The preparations for the concert were exhausting and troublesome. The band had rehearsed some of the music after hours at the Chicago nightclub, Mr. However, Ellington continued to tinker with the music right up until the performance. Reportedly, Ellington had stayed up over 48 hours straight editing and re-writing music—a difficult task for anyone, but especially for a year-old man with a fatal disease.
Ellington and the band took the red-eye to London, landing there the day before the concert. They went right into rehearsal. Paul Gonsalves had an epileptic seizure on the day of the concert and was taken to the hospital. Meanwhile, Alice Babs had flown in from Sweden, and she learned her songs just hours before taking the stage.
Shortly before the concert, Mercer Ellington went backstage to check on his father: He was lying on the cot, barely breathing, looking like a very tired, exhausted old man. With visions of Ellingtonia still dancing in my head, I figured I would compile a list here of personal favorites. Lewis Porter turned LP) coat LP) this in graduate school as part of the lineage of the tune from the Original Dixieland Jazz Band through the sophistication of Art Tatum in and on to Charlie Parker and others after that.
Featuring so many of his longtime featured soloists Barney Bigard, Harry Carney, Johnny Hodges and on and on this stands as probably my favorite Duke arrangement of a work from outside his own pen or those of his inner circle members. Duke had already composed numerous significant ballads by this point, but to my ears this marks a breakthrough in the level of gentle lyricism at a time when even ballads were still typically rather upbeat.
My first in-depth exposure to Duke the pianist outside the context of his Orchestra came through this record. The spiritual side of Ellington the composer and the man is well-documented and that too could easily get its own Top 10 list.
Jazz History 10 LPs Various – Jazz History 10 LPs. Hãng: Jazz-Line Định dạng: 10 × Vinyl, LP, Compilation, Box Set. Sep 11, · 50+ videos Play all Mix - Frank Sinatra & Duke Ellington - Indian Summer YouTube; Poor Butterfly - Duration: Frank Sinatra 2, views. Tony. View all records by Duke Ellington And His Orchestra for sale on CDandLP in LP, CD, 12inch, 7inch format.
Dec 21, · 10) “Blues for New Orleans” from New Orleans Suite, (Duke Ellington Orchestra) This whole album shows that Duke still “had it” as a writer, even after Strayhorn’s passing. This track in particular also shows how gritty the band could get, featuring quite possibly the nastiest Johnny Hodges I have ever heard, plus some soulful.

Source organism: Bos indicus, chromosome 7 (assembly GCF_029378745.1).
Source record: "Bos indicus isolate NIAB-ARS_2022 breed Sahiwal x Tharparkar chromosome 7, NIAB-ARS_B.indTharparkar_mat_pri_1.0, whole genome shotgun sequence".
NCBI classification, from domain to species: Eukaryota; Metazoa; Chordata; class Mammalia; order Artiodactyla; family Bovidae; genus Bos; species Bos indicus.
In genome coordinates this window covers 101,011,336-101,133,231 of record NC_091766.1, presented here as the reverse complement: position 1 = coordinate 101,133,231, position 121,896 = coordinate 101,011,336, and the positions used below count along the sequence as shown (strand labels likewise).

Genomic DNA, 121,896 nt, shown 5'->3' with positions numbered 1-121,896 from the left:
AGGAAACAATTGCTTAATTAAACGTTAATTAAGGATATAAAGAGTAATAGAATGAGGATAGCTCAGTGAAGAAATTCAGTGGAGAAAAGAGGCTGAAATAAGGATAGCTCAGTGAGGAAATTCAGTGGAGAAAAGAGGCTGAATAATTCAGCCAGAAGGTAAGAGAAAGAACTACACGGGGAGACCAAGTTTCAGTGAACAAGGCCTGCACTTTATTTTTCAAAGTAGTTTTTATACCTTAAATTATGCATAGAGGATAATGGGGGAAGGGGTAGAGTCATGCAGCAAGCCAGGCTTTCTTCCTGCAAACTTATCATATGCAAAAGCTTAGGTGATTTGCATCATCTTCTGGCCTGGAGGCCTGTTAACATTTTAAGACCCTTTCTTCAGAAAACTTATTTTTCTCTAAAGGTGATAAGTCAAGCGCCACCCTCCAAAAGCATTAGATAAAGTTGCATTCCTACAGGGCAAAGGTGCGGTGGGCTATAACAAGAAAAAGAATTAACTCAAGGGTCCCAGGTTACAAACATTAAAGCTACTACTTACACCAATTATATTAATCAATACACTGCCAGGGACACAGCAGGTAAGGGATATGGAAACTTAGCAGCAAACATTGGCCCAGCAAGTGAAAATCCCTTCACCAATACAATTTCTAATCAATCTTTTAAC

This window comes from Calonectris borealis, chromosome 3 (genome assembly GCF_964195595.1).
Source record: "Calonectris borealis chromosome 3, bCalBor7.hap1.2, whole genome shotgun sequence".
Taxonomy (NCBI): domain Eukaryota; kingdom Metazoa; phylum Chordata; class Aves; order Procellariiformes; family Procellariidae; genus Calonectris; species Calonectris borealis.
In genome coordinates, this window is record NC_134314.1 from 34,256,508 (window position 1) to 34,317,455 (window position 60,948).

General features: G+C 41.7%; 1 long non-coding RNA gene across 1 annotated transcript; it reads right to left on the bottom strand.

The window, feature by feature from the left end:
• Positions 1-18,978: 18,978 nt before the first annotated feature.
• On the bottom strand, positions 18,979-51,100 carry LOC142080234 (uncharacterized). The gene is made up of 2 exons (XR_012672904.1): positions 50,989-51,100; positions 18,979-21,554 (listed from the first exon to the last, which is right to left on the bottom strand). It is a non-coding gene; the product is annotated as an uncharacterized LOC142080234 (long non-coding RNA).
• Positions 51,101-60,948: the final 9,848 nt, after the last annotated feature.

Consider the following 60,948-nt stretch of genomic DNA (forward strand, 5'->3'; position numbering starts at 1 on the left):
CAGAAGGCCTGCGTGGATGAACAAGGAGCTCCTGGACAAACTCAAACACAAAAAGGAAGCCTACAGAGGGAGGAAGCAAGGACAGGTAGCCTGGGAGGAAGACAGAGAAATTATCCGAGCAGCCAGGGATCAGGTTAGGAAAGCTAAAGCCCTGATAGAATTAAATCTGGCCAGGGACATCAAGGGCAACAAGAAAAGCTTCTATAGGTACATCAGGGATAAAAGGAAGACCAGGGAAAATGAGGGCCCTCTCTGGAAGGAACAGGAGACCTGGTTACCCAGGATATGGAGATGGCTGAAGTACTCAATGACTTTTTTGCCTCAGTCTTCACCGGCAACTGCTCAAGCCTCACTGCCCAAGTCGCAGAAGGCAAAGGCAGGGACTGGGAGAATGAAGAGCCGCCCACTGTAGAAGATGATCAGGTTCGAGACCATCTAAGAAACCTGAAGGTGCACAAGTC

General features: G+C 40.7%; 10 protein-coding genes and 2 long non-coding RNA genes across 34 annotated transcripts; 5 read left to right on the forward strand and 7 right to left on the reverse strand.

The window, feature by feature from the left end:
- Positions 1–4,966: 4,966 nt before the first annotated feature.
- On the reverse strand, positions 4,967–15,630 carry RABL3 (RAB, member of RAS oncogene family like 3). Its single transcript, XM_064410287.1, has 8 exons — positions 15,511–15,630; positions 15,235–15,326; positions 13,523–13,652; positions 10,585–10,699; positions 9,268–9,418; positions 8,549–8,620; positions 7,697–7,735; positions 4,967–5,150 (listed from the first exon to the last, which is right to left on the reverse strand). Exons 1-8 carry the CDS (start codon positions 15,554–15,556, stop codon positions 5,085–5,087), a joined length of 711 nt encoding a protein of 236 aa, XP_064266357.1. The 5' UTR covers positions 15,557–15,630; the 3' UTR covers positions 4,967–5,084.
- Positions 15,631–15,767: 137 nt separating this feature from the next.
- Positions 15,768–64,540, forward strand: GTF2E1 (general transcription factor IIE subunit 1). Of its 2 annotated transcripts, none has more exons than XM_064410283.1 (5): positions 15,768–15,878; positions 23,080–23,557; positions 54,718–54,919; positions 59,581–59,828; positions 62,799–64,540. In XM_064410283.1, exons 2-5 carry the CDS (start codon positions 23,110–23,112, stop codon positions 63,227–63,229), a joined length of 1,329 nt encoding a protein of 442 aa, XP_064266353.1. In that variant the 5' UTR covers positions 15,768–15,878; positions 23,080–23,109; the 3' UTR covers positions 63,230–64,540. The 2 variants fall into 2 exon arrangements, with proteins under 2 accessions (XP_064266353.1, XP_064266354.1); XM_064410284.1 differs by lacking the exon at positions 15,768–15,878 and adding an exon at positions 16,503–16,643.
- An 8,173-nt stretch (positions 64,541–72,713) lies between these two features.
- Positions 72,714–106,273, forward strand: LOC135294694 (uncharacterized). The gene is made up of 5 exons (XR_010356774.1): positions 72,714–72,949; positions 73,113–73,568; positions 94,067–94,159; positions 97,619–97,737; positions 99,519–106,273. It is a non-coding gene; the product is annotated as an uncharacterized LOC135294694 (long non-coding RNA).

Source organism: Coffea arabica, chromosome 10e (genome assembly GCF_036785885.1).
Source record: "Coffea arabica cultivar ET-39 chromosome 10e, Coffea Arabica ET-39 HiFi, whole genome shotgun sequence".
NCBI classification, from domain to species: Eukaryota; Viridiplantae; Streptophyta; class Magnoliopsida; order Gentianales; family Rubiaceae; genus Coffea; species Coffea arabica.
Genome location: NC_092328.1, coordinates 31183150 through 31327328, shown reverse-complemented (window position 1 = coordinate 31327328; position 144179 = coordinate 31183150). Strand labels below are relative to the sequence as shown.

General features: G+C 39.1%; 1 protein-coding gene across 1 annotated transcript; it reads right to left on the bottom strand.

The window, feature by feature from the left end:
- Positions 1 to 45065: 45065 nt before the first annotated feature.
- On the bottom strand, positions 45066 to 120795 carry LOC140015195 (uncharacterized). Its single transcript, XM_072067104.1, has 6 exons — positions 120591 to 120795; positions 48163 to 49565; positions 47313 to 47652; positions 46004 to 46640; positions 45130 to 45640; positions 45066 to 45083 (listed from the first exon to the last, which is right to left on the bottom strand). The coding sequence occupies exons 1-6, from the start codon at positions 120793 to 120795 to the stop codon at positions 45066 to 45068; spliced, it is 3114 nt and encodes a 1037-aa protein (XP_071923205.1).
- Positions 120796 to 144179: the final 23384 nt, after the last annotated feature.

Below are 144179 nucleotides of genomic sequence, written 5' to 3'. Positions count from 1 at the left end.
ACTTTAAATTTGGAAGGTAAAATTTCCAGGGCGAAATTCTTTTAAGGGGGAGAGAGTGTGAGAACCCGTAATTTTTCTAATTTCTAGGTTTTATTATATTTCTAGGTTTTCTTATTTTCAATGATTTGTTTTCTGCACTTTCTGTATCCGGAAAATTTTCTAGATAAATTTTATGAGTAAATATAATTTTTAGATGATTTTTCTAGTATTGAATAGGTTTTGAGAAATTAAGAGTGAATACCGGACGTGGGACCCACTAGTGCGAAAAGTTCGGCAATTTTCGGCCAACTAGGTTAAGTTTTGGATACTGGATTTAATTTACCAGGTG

Shop 42 records for sale for album by Duke Ellington on CDandLP in Vinyl and CD format. Informationen zum Tonträger Jazz History Vol. III, LP, Indian Summer: A 6. Sidney Bechet: Nobody Knows The Way I Feel Dis' Morning: Duke Ellington and his famous orchestra Historia H Sidney Bechet I grandi del Jazz GDJ-2 Fats Waller I grandi del Jazz GDJ
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Duke Ellington was far from a typical Christian. He swore, smoked and drank; he collected royalties for music he did not compose, and he was a serial adulterer. However, Ellington’s belief in God stemmed back to his early childhood, when he attended prim Methodist services with his mother, and roof-raising Baptist meetings with his father. Ellington at Newport is a live jazz album by Duke Ellington and his band of their concert at the Newport Jazz Festival, a concert which revitalized Ellington's flagging sioprovcabradeperfscormarcodenmenssol.co promoter George Wein describes the concert as "the greatest performance of [Ellington's] career It stood for everything that jazz had been and could be.". It is included in the book Albums You.
Edward Kennedy "Duke" Ellington (April 29, – May 24, ) was an American composer, pianist, and big-band leader. Ellington wrote over 1, compositions. In the opinion of Bob Blumenthal of The Boston Globe, "[i]n the century since his birth, there has been no greater composer, American or otherwise, than Edward Kennedy Ellington.".